Soft cheese, hard cheese, grated cheese, sliced cheese, crumbly cheese. American cheese, French cheese, Spanish cheese, Italian cheese, Greek cheese, Swiss cheese. Sharp cheese, sweet cheese, smelly cheese, spreadable cheese, gooey cheese. Cheese with things on top or cheese stuffed inside of other things. Cheese coated in nuts or studded with berries. Brie, provolone, Swiss, cheddar, chevre, blue cheese, cotija cheese, feta cheese, manchego cheese. Goat cheese, sheep cheese, cow cheese. All of it. I make a wicked good cheese plate, and given the choice of a decadent hot fudge sundae or a plate of delicious cheeses and accompaniments, I would probably take the cheese.

And, of course, mozzarella and ricotta are probably two of my favorites. Both are easy to cook with in pretty much any dish, or just by themselves. Is there anything more lovely than a caprese salad/sandwich/snack?

The last time I was perusing my local artisan cheese shop, Venissimo (seriously, check them out if you’re in southern California, they let you take full advantage of their tasting policy!), I noticed this cute little package.

Mozzarella, you say? All I need is one gallon of milk? And in less than an hour I will be shoving cheese into my face? Sounds good to me. And there was enough in this kit for me to make a pound of cheese out of a gallon of milk four times. Heck yeah.

I decided to give it a try. Upon closer inspection, this was simply a convenient kit with all of the little things you need to make cheese. No grand kitchens or fancy equipment needed — however it is handy if you are like me and cannot seem to locate rennet tablets anywhere in your town. (After I made this, I discovered this post from Simple Bites, and it’s exactly the same recipe. Although clearly she has a rennet hookup.)

The kit came with instructions, gloves, a thermometer, citric acid, salt and rennet tablets. I mixed the rennet into water and the citric acid into another cup of water per the instructions, and started the process.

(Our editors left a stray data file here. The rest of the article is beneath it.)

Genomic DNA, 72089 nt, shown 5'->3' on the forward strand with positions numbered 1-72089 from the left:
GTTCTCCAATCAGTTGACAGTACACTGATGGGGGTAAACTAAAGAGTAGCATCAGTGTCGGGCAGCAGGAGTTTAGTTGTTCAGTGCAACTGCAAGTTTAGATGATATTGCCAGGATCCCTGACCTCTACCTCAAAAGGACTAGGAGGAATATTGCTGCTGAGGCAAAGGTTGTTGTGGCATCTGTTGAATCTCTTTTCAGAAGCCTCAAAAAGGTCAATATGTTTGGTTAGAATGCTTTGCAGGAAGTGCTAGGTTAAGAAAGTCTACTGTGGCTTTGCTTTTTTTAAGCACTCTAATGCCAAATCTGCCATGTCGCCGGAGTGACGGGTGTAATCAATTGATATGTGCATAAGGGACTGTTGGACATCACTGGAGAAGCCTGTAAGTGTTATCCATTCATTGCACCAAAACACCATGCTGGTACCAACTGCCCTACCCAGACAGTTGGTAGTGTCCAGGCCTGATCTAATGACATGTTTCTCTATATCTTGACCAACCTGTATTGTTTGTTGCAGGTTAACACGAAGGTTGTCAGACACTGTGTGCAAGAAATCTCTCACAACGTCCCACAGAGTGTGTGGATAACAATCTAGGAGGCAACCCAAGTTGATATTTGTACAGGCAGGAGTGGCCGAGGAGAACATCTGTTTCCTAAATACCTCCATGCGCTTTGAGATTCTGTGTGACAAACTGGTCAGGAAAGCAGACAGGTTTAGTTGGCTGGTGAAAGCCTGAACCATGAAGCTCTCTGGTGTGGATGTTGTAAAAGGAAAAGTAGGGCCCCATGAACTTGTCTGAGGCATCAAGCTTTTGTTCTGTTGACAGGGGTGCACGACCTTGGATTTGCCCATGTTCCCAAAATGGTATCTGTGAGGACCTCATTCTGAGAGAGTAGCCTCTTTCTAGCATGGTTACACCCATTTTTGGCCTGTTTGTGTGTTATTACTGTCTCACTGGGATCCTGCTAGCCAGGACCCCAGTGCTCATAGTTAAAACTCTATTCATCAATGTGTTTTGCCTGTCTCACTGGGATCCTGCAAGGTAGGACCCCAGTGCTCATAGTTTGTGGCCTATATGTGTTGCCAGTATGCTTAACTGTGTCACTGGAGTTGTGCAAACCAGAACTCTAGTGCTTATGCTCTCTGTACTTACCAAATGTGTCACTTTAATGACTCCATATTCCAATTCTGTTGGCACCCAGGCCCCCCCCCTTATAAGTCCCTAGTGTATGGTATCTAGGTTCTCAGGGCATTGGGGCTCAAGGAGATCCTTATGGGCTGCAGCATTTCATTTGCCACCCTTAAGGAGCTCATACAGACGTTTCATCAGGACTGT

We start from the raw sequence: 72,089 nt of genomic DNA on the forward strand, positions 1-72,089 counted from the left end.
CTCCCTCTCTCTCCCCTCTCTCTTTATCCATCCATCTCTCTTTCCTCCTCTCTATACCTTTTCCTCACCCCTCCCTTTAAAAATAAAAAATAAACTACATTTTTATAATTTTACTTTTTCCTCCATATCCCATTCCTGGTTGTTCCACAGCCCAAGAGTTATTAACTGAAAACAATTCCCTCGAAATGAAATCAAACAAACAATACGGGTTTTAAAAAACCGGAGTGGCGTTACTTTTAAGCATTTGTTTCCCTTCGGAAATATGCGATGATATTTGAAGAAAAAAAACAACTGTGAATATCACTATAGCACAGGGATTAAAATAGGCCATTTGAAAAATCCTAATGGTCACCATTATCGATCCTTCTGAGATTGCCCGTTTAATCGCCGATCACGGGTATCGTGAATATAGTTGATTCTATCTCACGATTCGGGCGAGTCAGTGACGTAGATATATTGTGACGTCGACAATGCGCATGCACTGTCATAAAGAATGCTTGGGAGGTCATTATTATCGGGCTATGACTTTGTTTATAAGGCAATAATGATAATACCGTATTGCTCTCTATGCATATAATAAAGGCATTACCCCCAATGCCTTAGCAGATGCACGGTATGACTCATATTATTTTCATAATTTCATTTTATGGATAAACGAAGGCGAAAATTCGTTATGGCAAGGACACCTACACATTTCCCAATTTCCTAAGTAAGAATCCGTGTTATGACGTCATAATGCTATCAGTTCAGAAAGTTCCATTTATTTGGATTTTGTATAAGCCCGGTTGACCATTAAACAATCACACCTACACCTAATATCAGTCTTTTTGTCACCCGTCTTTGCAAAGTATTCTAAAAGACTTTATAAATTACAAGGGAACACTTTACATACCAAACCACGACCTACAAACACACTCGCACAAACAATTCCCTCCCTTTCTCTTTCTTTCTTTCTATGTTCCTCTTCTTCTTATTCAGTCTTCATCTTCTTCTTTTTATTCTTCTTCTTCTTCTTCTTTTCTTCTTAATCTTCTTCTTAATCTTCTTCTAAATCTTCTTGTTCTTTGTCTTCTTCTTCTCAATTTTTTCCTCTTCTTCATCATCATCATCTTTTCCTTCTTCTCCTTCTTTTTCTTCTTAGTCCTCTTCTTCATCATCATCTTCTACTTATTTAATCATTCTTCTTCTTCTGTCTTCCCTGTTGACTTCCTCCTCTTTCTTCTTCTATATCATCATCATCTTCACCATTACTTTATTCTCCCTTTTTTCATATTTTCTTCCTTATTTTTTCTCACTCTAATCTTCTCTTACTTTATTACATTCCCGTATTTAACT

Step 1: Gallon of milk (not ultra-pasturized, as fresh as possible) goes into a great big pot. Turn on  the heat. Not boiling but not too low either.

Keep the thermometer handy. Cheesemaking isn’t complicated, but you need to keep an eye on the temperature.

Step 2: When the milk temperature reaches 85 degrees, add the citric acid solution. Keep stirring.

Step 3: When the temperature reaches 100 degrees, add the rennet solution. Keep stirring, but start moving your spoon in a gentle up-and-down motion.

Step 4: Stop stirring. As the temperature continues to rise you will see curds starting to form, like this:

Step 5: Cover the pot and let the curds rest for 5-10 minutes. Then strain the curds out with a slotted spoon or colander, and place in a microwaveable bowl.

Step 6: Microwave the curds for 30-60 seconds at a time, and each time you remove it, strain more of the liquid out (squeeze it with your gloved hands), and fold and stretch the cheese. Sprinkle the salt over the cheese at this point. Repeat this process two or three times (but don’t add any more salt).

Your cheese should, at this point, look like cheese, and you can shape it into one large ball or several small ones, as well as string cheese strips.

The shaping is where I had some difficulty, as you can see. This was my first try with the ball-shaping, but it was still delicious.

Then, of course, what are we to do with all of that whey left over in the pot?

Well, let’s just say, they don’t call it “recooked” for nothing ….  ricotta, that is.

It’s made from the leftover whey you have after making cheese, plus some extra added milk and a little vinegar. According to SB Canning, you need to make the ricotta less than three hours after the mozzerella, but other than that, it’s incredibly fast and easy. Brilliant!

So … take the whey you have left over, and add a quart of milk. Bring up to 200 degrees, and keep stirring so you don’t burn the whey. Then add about a half-cup of apple cider vinegar and let the curds and whey sit for a few minutes.

Strain over a cheesecloth-lined colander, and once all of the liquid has drained out, you have a big pile of ricotta cheese, ready for stuffing into your favorite pasta!